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Discussion Starter · #1 · (Edited)
I have just finished 3 days of riding my 2018 Rallon and I'm ready to give some feedback on how the bike performs for me.

A little info: I'm 200 pounds full kit...water, protection, tools....and so on.
The trails I've ridden these 3 days are typical SW USA...dry loose scree and kibble over hard with jagged sharp rocks always being present. Really loose with the past rains this summer that filter extra small rocks into the path that's normally semi smooth.

My stats: 5'10.5" 32.5" cycling inseam with longish wingspan. 190 pounds

Trails-Las Vegas: Bears Best / SW Ridge 44.3 miles 4,700 vertical feet climbed

Wheel & Tire Setup: Easton ARC 30's internal with DT 350 hubs
Front: Maxxis DHF 2.5 WT 24psi Rear: Maxxis Aggressor 2.3 exo 26psi

Front Suspension:Fox 36 Performance 79psi with 3 tokens , Rebound 8 turns out from full Damped

Rear Suspension: Fox DPX2 Factory 220psi with stock internals, Always ran in the open position. 5 clicks rebound from full damped and LSC 4 clicks from closed.

So the bike is absolutely beautiful and build quality is top notch. Paint and finnish show no issues whatsoever with the complete bike looking very refined.

I rode the bike in the Low setting the entire 3 day's...65.5 HA and 76 SA
I have yet to ride the bike in the Lower setting 65 HA 75.5 SA

The Frame is compliant and the rear triangle has a nice stiffness to it and I never felt any squirm or flex when changing direction and the deflection I've felt on a few frames in the past...Evil Following and Ibis Mojo 3 isn't existent. The fact that this Large Frame weighs less than most 120-130mm trail frames is a real testament to the Orbea engineer team.

1- Pedal efficiency: I rode the Rallon always in the open mode the entire test as that gives me the best idea of how the suspension performs under power as well as how active the linkage is through bumps and hits as well as punching up features like repeated step ups and rock faces carrying momentum. Bottom bracket height is perfect and it's been awhile since I could say I had zero issues with pedal strikes or the need to ratchet excesively up features. I'd say the Rallon is a great "Lazy climber" 76 degree SA bike in that it's much more effective to seddle in the saddle and grind out your climbs spinning. The suspension is very active and although it has a bit less efficency than my SB5.5, DW link or VPP bikes I've ridden it wasn't to bad overall. The bike kept great traction in the rear and had that hovercraft feeling where as long as you applied the power when needed to get up and over obstacles while climbing the rear end wouldn't lose traction and clean the climb every time. The bike had the ideal amount of anti squat and the front end was rode nice and high in it's travel without the wandery front end that many slack bikes exhibit. I rarely climbed out of the saddle but when I did balance felt really good because the top tube and cockpit allowed me to move freely without getting hung up.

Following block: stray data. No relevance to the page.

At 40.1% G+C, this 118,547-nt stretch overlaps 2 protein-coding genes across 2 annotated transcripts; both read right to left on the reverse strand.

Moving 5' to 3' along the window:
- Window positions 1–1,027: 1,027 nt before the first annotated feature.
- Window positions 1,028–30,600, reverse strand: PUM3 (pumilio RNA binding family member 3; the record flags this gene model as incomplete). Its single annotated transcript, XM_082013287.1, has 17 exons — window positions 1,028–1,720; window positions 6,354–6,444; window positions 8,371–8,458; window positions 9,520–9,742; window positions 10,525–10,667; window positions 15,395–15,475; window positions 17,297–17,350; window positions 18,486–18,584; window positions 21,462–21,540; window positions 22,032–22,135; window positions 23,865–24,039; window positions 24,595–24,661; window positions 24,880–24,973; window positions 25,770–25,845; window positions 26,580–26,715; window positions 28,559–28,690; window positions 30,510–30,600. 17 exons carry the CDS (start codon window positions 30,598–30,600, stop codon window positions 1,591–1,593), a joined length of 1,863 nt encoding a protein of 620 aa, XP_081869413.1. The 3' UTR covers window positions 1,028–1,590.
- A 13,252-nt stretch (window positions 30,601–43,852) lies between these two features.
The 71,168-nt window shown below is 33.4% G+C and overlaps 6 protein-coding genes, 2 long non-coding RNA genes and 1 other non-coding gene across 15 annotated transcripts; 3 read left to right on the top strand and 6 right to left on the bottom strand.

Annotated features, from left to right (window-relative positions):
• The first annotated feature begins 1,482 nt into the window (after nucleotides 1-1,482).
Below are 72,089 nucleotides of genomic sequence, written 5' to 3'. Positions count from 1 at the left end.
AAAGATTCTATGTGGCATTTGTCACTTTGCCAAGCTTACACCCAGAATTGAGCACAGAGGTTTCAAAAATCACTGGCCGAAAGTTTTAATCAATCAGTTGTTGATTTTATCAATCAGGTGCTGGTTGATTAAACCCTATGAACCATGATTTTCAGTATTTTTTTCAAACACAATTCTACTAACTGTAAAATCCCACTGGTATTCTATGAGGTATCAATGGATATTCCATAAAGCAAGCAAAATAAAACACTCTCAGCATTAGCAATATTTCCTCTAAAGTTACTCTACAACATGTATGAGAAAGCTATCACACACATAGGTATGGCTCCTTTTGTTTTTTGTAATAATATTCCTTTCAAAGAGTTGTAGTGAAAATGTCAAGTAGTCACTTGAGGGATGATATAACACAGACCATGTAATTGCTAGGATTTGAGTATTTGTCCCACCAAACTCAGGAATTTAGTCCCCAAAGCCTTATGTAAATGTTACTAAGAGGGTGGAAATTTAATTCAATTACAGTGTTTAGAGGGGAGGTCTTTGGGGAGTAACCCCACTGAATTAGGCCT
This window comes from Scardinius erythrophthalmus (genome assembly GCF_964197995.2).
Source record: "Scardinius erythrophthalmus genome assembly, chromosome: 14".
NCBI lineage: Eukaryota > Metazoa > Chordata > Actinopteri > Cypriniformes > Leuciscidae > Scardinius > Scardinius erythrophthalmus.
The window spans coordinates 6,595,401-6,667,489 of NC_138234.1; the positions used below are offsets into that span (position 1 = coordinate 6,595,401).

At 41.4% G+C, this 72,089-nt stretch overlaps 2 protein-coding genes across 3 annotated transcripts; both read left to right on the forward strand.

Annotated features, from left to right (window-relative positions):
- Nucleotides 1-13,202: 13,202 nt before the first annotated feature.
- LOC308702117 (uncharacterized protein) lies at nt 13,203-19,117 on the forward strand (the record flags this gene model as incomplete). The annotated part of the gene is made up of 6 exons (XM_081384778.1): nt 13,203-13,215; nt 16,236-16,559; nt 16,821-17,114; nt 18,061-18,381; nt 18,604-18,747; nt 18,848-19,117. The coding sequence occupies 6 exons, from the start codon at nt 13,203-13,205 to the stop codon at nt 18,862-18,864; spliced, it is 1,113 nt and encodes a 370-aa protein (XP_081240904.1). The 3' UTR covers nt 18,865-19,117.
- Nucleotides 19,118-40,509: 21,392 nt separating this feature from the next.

2- Acceleration: The one thing I felt was the Rallon didn't have was the same level of acceleration as my Yeti SB5.5 The bikes kinematics aren't overly progressive nor linear but rather neutral. Stiff and racey on the power is my Yeti SB5.5 where as are a bike like the specialized Enduro feels mushy and overly plush unless your in a pedal mode on the shock. I'm sure if I would have flipped the lever on the Rallon to Trail it would firm up the platform and lay down the power much better but I ran the bike open always how it should be. Overall not bad but when your not bombing down a descent and you happen to be responsible for creating your own speed the bike is above average.